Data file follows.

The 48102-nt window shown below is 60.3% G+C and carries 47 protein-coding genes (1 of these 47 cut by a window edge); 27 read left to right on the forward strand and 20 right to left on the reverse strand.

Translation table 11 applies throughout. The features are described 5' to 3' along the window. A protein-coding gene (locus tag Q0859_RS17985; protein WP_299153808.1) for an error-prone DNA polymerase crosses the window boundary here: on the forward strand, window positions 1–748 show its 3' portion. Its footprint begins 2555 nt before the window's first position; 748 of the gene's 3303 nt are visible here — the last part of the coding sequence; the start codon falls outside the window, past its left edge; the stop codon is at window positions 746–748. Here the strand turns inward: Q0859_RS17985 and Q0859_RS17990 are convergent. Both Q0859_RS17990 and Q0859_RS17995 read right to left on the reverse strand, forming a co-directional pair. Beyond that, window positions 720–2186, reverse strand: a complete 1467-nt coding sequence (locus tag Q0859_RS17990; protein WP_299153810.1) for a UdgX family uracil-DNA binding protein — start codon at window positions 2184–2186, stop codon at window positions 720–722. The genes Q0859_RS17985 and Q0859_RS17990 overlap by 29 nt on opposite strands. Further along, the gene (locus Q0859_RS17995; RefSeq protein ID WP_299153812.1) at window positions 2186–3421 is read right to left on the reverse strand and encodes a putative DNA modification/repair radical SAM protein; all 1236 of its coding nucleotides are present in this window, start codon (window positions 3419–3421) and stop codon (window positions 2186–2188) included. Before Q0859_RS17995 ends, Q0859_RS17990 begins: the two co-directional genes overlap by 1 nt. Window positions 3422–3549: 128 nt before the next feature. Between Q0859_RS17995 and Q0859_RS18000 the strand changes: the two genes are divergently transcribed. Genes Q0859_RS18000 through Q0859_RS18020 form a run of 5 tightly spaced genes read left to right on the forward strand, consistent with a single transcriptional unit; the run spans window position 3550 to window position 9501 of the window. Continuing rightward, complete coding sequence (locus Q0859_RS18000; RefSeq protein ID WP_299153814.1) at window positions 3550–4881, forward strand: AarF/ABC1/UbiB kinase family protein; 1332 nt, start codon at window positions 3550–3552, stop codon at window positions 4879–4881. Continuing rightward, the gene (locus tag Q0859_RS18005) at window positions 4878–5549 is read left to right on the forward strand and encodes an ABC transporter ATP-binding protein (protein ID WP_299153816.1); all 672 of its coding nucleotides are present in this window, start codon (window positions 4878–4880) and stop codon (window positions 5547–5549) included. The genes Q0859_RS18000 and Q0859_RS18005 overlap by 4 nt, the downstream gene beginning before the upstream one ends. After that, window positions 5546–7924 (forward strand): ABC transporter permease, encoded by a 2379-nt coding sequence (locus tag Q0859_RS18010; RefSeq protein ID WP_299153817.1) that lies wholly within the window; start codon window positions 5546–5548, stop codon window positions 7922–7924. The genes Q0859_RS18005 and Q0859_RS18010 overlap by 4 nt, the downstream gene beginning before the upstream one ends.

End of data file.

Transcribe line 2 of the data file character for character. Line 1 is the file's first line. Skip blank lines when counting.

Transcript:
Translation table 11 applies throughout. The features are described 5' to 3' along the window. A protein-coding gene (locus tag Q0859_RS17985; protein WP_299153808.1) for an error-prone DNA polymerase crosses the window boundary here: on the forward strand, window positions 1–748 show its 3' portion. Its footprint begins 2555 nt before the window's first position; 748 of the gene's 3303 nt are visible here — the last part of the coding sequence; the start codon falls outside the window, past its left edge; the stop codon is at window positions 746–748. Here the strand turns inward: Q0859_RS17985 and Q0859_RS17990 are convergent. Both Q0859_RS17990 and Q0859_RS17995 read right to left on the reverse strand, forming a co-directional pair. Beyond that, window positions 720–2186, reverse strand: a complete 1467-nt coding sequence (locus tag Q0859_RS17990; protein WP_299153810.1) for a UdgX family uracil-DNA binding protein — start codon at window positions 2184–2186, stop codon at window positions 720–722. The genes Q0859_RS17985 and Q0859_RS17990 overlap by 29 nt on opposite strands. Further along, the gene (locus Q0859_RS17995; RefSeq protein ID WP_299153812.1) at window positions 2186–3421 is read right to left on the reverse strand and encodes a putative DNA modification/repair radical SAM protein; all 1236 of its coding nucleotides are present in this window, start codon (window positions 3419–3421) and stop codon (window positions 2186–2188) included. Before Q0859_RS17995 ends, Q0859_RS17990 begins: the two co-directional genes overlap by 1 nt. Window positions 3422–3549: 128 nt before the next feature. Between Q0859_RS17995 and Q0859_RS18000 the strand changes: the two genes are divergently transcribed. Genes Q0859_RS18000 through Q0859_RS18020 form a run of 5 tightly spaced genes read left to right on the forward strand, consistent with a single transcriptional unit; the run spans window position 3550 to window position 9501 of the window. Continuing rightward, complete coding sequence (locus Q0859_RS18000; RefSeq protein ID WP_299153814.1) at window positions 3550–4881, forward strand: AarF/ABC1/UbiB kinase family protein; 1332 nt, start codon at window positions 3550–3552, stop codon at window positions 4879–4881. Continuing rightward, the gene (locus tag Q0859_RS18005) at window positions 4878–5549 is read left to right on the forward strand and encodes an ABC transporter ATP-binding protein (protein ID WP_299153816.1); all 672 of its coding nucleotides are present in this window, start codon (window positions 4878–4880) and stop codon (window positions 5547–5549) included. The genes Q0859_RS18000 and Q0859_RS18005 overlap by 4 nt, the downstream gene beginning before the upstream one ends. After that, window positions 5546–7924 (forward strand): ABC transporter permease, encoded by a 2379-nt coding sequence (locus tag Q0859_RS18010; RefSeq protein ID WP_299153817.1) that lies wholly within the window; start codon window positions 5546–5548, stop codon window positions 7922–7924. The genes Q0859_RS18005 and Q0859_RS18010 overlap by 4 nt, the downstream gene beginning before the upstream one ends.